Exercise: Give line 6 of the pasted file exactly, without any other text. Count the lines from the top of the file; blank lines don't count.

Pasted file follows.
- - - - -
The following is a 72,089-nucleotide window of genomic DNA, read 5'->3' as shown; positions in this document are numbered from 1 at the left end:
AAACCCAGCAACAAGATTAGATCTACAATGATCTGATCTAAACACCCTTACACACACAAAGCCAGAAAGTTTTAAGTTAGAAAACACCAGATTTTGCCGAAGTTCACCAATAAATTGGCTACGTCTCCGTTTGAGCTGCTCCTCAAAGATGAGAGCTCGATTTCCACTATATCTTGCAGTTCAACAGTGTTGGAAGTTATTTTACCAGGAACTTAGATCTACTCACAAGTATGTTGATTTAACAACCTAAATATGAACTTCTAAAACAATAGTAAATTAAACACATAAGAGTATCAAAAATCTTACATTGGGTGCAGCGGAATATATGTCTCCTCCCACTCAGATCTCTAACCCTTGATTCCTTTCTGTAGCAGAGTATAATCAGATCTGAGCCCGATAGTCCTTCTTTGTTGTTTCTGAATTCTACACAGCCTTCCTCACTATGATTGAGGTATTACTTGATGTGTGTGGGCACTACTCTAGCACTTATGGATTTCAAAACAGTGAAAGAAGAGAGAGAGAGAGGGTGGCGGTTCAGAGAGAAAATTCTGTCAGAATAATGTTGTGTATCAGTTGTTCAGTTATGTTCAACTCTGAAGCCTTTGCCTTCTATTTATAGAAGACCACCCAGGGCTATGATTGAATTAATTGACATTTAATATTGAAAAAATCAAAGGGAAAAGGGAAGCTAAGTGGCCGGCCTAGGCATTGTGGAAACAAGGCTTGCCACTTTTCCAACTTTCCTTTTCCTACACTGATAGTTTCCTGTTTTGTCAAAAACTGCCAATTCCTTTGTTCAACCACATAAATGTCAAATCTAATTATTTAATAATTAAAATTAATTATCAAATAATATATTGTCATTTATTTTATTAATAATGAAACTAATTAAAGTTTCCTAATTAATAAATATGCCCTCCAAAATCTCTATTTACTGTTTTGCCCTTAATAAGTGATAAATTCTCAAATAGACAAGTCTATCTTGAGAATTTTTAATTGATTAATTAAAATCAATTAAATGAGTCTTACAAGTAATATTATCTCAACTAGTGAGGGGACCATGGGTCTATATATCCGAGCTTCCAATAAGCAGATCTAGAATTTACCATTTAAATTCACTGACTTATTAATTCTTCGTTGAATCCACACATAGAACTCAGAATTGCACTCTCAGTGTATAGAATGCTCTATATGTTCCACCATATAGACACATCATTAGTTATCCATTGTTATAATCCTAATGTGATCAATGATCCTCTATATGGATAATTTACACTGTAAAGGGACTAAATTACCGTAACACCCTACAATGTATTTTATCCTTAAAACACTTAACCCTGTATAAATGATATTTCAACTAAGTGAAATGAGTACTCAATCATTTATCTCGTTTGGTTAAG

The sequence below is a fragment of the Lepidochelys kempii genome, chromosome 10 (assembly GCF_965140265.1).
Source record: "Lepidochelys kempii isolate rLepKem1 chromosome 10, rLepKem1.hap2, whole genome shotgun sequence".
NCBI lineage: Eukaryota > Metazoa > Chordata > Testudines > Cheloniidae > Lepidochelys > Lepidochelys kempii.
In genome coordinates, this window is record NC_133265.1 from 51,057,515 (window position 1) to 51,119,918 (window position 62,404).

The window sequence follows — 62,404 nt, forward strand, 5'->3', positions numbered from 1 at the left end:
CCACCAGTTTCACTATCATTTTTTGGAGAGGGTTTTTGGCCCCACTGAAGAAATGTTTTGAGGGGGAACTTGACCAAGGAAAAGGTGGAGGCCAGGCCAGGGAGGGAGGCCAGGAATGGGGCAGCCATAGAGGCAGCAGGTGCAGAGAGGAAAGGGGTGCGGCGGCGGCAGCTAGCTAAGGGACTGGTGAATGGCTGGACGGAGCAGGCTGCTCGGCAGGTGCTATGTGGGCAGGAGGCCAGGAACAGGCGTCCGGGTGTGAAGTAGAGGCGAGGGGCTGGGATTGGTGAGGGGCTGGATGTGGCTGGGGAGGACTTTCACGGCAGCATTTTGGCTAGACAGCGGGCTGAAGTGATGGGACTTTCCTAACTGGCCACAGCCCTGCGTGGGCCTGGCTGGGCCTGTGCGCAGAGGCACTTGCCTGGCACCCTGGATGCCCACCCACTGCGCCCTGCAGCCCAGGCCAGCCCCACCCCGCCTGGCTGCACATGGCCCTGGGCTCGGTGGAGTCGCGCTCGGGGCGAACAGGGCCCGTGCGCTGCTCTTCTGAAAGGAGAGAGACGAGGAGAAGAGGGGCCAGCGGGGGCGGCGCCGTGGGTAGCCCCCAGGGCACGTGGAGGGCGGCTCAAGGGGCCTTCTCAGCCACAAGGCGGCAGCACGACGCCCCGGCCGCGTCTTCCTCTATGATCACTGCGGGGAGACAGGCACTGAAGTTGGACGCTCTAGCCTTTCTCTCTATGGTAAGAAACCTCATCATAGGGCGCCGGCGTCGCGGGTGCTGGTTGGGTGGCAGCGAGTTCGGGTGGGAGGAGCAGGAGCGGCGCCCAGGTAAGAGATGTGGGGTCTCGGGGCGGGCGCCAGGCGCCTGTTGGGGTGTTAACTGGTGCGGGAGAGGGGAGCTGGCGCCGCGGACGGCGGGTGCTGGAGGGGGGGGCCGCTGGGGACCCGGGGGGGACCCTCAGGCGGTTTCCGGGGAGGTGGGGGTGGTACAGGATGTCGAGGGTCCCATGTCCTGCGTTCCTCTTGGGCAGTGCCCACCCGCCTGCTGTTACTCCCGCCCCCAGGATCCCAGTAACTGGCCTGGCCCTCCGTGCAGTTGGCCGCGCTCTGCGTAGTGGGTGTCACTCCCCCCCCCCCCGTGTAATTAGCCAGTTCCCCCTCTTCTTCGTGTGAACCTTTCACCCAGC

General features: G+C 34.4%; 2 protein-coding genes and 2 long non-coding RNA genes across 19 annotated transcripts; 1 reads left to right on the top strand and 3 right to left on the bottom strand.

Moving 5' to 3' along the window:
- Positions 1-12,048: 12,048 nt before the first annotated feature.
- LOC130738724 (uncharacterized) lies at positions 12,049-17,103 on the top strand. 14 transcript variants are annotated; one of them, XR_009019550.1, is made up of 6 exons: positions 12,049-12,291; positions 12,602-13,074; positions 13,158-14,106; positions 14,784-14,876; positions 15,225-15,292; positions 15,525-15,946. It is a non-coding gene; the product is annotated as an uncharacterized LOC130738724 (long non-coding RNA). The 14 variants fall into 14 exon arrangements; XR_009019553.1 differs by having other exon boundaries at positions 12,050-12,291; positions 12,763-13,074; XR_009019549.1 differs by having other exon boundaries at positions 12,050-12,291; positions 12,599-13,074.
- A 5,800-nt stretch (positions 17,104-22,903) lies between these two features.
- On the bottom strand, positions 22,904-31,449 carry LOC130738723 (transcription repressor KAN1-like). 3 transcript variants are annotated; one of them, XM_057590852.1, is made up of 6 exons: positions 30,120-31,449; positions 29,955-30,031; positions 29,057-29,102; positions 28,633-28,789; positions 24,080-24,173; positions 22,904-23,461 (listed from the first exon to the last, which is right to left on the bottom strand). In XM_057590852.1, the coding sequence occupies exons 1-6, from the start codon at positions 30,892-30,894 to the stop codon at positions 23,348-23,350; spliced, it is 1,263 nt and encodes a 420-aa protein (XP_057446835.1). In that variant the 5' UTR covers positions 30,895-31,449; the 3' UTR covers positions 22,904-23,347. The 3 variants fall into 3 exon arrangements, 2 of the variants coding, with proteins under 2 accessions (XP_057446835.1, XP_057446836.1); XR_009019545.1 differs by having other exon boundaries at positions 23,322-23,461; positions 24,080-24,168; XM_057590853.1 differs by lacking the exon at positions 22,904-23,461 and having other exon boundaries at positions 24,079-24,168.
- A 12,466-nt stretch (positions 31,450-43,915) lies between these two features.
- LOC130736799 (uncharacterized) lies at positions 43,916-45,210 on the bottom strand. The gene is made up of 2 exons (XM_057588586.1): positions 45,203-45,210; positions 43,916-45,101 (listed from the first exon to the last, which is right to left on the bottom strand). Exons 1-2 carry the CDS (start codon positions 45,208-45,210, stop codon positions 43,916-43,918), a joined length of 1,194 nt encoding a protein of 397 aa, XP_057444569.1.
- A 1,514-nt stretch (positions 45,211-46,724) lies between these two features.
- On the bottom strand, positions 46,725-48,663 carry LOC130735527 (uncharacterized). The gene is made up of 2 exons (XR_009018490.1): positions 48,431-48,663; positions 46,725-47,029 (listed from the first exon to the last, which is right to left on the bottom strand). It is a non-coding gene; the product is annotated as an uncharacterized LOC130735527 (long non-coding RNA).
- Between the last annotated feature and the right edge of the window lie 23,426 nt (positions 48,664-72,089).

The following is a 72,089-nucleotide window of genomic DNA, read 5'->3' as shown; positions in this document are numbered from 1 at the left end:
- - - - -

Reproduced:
In genome coordinates, this window is record NC_133265.1 from 51,057,515 (window position 1) to 51,119,918 (window position 62,404).